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N.D. gave Norway a Lincoln statue 100 years ago

Lincoln statue

A delegation from North Dakota poses next to a bust of Abraham Lincoln the state gave to Norway on July 4, 1914, at Frogner Park in Oslo. The young boy on the left is William Skjerven, whose descendants recently returned to Oslo to celebrate the historic statue.

FARGO, N.D. — On July 4, 1914, a delegation from North Dakota that included Gov. Louis Hanna brought the people of Norway a gift to celebrate their constitution’s 100th anniversary.

The gift, a bust of President Abraham Lincoln, was placed on a pedestal in Oslo’s Frogner Park in the name of friendship.

“In the year 1914, Norwegian Americans’ thoughts turn with love and devotion towards their old homeland Norway,” Hanna said at the time.

One hundred years later, descendants of a young boy who joined that delegation recently took a trip to Norway to celebrate the sculpture’s centennial and the special bond it represents between North Dakota and Norway.

“As a child growing up, I remember hearing my grandfather talk about it,” said David W. Skjerven, whose grandfather, William Skjerven, was the 13-year-old boy who carried an American flag during the ceremony in Norway 100 years ago this summer.

When David Skjerven, of Crystal Lake, Ill., realized the 100-year mark was coming up, he thought: “We definitely need to be there.”

Thirty-two Skjerven family members and friends visited Norway around the Fourth of July to participate in a celebration at the statue, which has kept its spot in central Oslo.

North Dakota residents took part in the trip. Dawne (Skjerven) Renner of Mandan, and Teresa (Skjerven) Chase and her daughter Taryn Chase of Bismarck were members of the tour.

The family brought a letter from Gov. Jack Dalrymple, who credited part of North Dakota’s economic growth to “the hard work and integrity of the Norwegian people’s culture and heritage.”

Dalrymple wrote: “100 years later North Dakota continues to boast a population of 30 percent Norwegian ancestry and continues to be an outstanding state.”

In the years since the statue was introduced to Frogner Park, Norwegians have held yearly parades and ceremonies there on a Sunday close to July 4.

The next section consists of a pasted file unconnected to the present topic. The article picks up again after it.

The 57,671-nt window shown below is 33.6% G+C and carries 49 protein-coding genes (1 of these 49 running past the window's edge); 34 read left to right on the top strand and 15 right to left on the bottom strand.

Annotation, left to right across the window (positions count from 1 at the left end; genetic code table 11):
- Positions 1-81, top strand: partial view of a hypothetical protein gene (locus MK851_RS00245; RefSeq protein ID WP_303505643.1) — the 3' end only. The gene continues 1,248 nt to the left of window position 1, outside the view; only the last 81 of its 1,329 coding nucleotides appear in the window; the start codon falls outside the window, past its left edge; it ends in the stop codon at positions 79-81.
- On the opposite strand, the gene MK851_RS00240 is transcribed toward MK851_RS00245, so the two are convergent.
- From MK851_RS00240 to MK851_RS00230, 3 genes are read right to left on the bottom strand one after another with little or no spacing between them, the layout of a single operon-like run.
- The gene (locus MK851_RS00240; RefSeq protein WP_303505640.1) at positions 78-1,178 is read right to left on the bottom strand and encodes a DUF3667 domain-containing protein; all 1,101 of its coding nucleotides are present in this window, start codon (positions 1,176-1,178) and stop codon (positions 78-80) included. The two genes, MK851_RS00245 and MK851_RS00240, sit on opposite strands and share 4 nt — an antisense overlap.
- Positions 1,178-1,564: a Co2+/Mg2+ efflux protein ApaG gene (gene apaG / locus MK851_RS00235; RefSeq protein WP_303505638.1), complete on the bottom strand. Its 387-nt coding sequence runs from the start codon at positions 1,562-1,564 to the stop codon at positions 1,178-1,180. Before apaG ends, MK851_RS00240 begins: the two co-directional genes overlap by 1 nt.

It was one of the few public ceremonies allowed by the Germans during World War II, and served as a silent protest against Nazi occupation, said David Skjerven, who grew up in Park River.

“The Norwegians seem to honor it and remember it,” Skjerven said of the statue created by North Dakota sculptor Paul Fjelde.

While most North Dakotans may not remember the Lincoln statue they gave, “the Norwegians still seem to know about it,” he said.

Skjerven and the group visited the statue June 29, the Sunday before the Fourth of July, and were greeted by the Norwegian Honor Guard, a band that played patriotic tunes; a member of the Norwegian Parliament; and Julie Furuta-Toy, the U.S. charge d’affaires in Norway. The yearly celebration took place nearby, with hot dogs and hamburgers cooked on grills while live bands played.

William Skjerven, the 13-year-old boy who traveled to Norway 100 years ago with the governor’s delegation, was joined by his parents, Haakon and Elisa. Haakon and his brother became successful North Dakota farmers after leaving their southern Norway farm and moving to Walsh County.

“It’s so nice to have the exchange across the ocean,” said Elaine Nelson of Fargo, a friend who joined the Skjerven family on this year’s trip.

Nelson, an international director for Sons of Norway, said North Dakota has a special relationship with Norway because of the number of North Dakotans with Norwegian ancestry and because many people travel back and forth between the two countries.

Nelson said the yearly celebrations at the Lincoln statue show the depth of the bond.

In a speech he gave after reading Dalrymple’s words at this year’s celebration in Oslo, David Skjerven said he hoped future generations would continue to celebrate this gift from North Dakota to Norway.

“One hundred years from now, we hope that our great-great-grandchildren will remember the stories of this trip and continue to honor it as a tradition, too,” he said.


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